A cruise down the river Mekong in Laos is the perfect introduction to this gentle country, which many people believe still retains the essence of southeast Asia
We shivered against the early morning chill as we made our way by car in the heart of northern Thailand’s corner of the Golden Triangle along the road from Chiang Rai to Chiang Khong. As the sun made its tentative efforts to herald a new day, wisps of cloud clung obstinately to the toothy peaks of the mountains that surrounded us in the watery early morning light.
Our destination was the small pier, where the briefest longtail boat taxi-ride would take us across the river to the Laotian town of Huai Say and the beginning of our journey down a section of one of the world’s longest rivers.
There is an old French saying that the Vietnamese plant rice, the Cambodians watch it grow and the Lao listen to it grow. Our leisurely two-day boat trip downstream to Laos’ celebrated former royal capital, Luang Prabang, seemed like a fittingly gentle introduction to this country, which many people believe still holds the essence of southeast Asia.
Cruising the Mekong Lao-style meant a purpose-built traditional-style 34-metre wooden river barge called the Luang Say, with an old-fashioned deck dotted with colonial-style steamer chairs that accommodated its 30 predominately European passengers.
Having set off with Thailand on one side and Laos on the other, we soon left the border behind where the river gently meanders into the depths of the Laotian countryside. As the captain deftly dodged jagged boulders and swirling rapids, we were soon enveloped by a fairytale landscape of towering peaks and lush jungle in numerous shades of green.
As we glided downstream, wrapped in blankets to fend off the stiff river breezes, it felt like very little had changed for centuries: villagers bathed along the water’s edge, children splashed and waved, and the only modern incursion was the occasional ear-piercing roar of the longtail boats that offer a breakneck taxi service connecting the villages along the riverbank. In this remote corner, the Mekong dominates and is at the centre of every aspect of local life.
The original name for Laos, Lan Xiang, means land of a million elephants, but for all its romanticism, Laos has a complicated history. After colonialism and a bitter 20-year civil war, the People’s Republic of Laos was formed in 1975. One of the world’s poorest nations and one of the few communist states in the world, over 90 per cent of its population follow Theravada Buddhism. Travelling through Laos, you get a strong sense of somewhere not altogether existing in the modern world.
You can get glimpses of Laos’ diverse ethnic make-up as you journey down the river. There are over 130 distinct groups living in Laos, such as the Hmong, who populate the mountains of northern Laos, Vietnam and Thailand, and whose villages can also be seen dotted along the banks of the river.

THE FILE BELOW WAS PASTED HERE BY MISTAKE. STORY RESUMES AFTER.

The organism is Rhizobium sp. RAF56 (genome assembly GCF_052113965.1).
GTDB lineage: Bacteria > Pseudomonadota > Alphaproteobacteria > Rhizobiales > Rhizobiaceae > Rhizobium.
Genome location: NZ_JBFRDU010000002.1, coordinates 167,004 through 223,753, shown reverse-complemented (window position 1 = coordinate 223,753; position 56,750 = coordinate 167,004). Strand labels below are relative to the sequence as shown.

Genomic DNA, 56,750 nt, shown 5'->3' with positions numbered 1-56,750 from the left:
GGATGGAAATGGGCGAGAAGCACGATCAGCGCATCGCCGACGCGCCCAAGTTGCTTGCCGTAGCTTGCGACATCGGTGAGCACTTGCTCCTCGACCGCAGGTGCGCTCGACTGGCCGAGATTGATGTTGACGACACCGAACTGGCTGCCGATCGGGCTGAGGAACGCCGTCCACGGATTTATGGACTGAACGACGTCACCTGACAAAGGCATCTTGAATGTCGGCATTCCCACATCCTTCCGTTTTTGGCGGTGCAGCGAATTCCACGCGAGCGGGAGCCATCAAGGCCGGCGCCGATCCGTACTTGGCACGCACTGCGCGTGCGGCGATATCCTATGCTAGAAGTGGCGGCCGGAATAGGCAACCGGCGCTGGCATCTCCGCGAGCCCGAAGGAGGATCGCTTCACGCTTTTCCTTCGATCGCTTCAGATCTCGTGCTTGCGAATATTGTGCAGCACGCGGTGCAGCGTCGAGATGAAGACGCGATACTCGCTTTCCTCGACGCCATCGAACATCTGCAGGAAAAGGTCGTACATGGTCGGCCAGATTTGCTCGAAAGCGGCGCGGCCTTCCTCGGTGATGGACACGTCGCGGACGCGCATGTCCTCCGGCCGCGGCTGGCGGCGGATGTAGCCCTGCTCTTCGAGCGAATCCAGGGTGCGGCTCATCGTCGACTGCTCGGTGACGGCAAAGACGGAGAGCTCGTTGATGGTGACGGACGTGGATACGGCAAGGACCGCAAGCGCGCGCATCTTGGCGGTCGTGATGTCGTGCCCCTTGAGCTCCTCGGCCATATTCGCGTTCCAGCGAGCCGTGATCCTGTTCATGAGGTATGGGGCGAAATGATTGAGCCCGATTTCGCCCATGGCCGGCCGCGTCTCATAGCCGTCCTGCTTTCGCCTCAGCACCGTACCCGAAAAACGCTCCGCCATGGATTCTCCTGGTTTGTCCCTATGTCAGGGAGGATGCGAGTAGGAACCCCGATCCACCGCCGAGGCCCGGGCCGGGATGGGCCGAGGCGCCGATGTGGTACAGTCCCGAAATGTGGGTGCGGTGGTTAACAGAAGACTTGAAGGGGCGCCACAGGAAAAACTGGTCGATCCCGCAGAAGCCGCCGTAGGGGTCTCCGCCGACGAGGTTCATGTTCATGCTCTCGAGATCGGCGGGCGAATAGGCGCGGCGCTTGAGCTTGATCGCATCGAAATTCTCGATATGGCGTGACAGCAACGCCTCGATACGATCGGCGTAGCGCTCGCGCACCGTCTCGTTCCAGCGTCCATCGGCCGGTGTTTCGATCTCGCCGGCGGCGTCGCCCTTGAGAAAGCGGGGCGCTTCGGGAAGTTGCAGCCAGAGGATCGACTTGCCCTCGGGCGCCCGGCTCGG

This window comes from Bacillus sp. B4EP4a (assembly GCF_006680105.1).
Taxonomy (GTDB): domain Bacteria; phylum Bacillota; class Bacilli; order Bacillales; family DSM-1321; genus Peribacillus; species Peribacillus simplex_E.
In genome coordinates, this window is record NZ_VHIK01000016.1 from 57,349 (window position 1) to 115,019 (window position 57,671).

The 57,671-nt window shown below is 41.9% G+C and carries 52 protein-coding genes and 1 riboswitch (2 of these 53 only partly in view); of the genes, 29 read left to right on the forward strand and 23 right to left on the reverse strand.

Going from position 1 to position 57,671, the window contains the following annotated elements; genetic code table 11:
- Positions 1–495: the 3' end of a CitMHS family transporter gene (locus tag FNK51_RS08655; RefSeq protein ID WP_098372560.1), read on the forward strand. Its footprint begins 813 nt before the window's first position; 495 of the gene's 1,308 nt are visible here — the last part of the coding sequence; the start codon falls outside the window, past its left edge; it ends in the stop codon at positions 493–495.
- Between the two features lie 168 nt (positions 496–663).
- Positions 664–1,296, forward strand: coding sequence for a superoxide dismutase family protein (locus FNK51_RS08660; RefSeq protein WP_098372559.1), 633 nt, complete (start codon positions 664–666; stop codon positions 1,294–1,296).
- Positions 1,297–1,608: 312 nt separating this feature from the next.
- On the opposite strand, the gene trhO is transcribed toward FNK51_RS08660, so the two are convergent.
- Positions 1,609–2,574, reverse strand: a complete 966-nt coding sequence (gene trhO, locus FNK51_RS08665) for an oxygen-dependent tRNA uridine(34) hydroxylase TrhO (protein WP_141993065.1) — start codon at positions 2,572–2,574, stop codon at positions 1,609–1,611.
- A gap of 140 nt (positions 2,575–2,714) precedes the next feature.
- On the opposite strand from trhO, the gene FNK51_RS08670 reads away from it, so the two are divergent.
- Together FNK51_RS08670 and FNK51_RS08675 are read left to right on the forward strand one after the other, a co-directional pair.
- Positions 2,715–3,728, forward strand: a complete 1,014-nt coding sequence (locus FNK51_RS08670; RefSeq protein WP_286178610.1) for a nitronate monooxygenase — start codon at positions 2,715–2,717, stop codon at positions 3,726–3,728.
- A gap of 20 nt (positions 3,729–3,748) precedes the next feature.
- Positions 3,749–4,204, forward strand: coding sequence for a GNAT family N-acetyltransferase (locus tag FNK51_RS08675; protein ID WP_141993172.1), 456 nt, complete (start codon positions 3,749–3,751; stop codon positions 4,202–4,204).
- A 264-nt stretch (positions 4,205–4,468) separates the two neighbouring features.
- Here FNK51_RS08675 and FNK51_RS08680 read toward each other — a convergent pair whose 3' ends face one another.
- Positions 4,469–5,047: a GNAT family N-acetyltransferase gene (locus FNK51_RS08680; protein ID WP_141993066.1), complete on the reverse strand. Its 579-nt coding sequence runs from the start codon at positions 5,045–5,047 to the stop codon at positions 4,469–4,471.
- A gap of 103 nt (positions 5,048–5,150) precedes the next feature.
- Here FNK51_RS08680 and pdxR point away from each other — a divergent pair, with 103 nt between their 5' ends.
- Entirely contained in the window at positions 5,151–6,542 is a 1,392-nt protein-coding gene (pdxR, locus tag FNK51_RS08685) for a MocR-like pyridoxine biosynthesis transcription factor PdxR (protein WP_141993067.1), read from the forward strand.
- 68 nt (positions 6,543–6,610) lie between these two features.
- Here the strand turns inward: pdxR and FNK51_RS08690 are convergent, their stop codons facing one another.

Further downstream, we stopped at the tiny village of Gon Dturn, whose name romantically translates as “before waking up”. As we scrambled up from the pebbly riverside, a greeting party of barefoot local children rushed down to meet us. Home to the Lao Luong people, the village, with its teak houses set on stilts among the trees, is known for its cloth, made by women who sit outside, working hand looms. Having distributed what ballpoint pens we could find for the children, and stocked up on souvenirs, we boarded the boat and set off again.
As evening began to descend, our next stop was the Luang Say Lodge, a cluster of houses set on stilts poking up through the jungle and linked by a series of elevated walkways. It’s a romantic spot and the basic but comfortable rooms have head-on views of the river.
The following day, more of the unspoilt landscape of this remote region unfurled like an ever-changing tapestry as we resumed our course and slipped gently downriver. Sitting on the boat, with nothing to do but observe, we soaked it all in. Just upstream from Luang Prabang are the evocative Pak Ou caves. Reached by a set of vertiginous stairs hewn from the steep rocky banks, the caves, which were originally dedicated to the river spirits, are now temples with every available space decorated with thousands of images of Buddha, in an extraordinary and atmospheric display of devotion.
In late afternoon, our journey came to an end, as the sightseeing barges became more plentiful and we arrived at the steep flight of steps that lead from the river to Luang Prabang. One of the Mekong’s and southeast Asia’s most enchanting cities, despite its status as a UNESCO World Heritage Site, Luang Prabang still feels like a bit of a discovery.
Perched on a spit of land where the Namhkam river flows into the Mekong, this former royal capital is dotted with French colonial remnants and its skyline is studded with the unmistakable pitched roofs of over 30 Buddhist temples, or wats, the most spectacular of which is the gold-tinged three-tiered roof of the 16th-century royal Temple of Wat Xieng. You can see Luang Prabang’s sizeable population of saffron-robed monks each morning at daybreak, silently filing along the streets, accepting alms from local residents. There are cafes, craft shops and restaurants but what captivates the most, is the city’s beguiling atmosphere, as languid as the river, which proved to be the ideal partner on our journey.
British Airways, Thai Airways, Eva Air and Qantas fly non-stop to Bangkok.
Where to eat
The Apsara in Luang Prabang has river views, a welcoming atmosphere and an Asian menu with some European touches.
One of Luang Prabang’s priciest restaurants, L’Elephant oozes old colonial-style elegance with a predominately French-inspired menu.
Also recommended is The 3 Nagas at the hotel of the same name in Luang Prabang.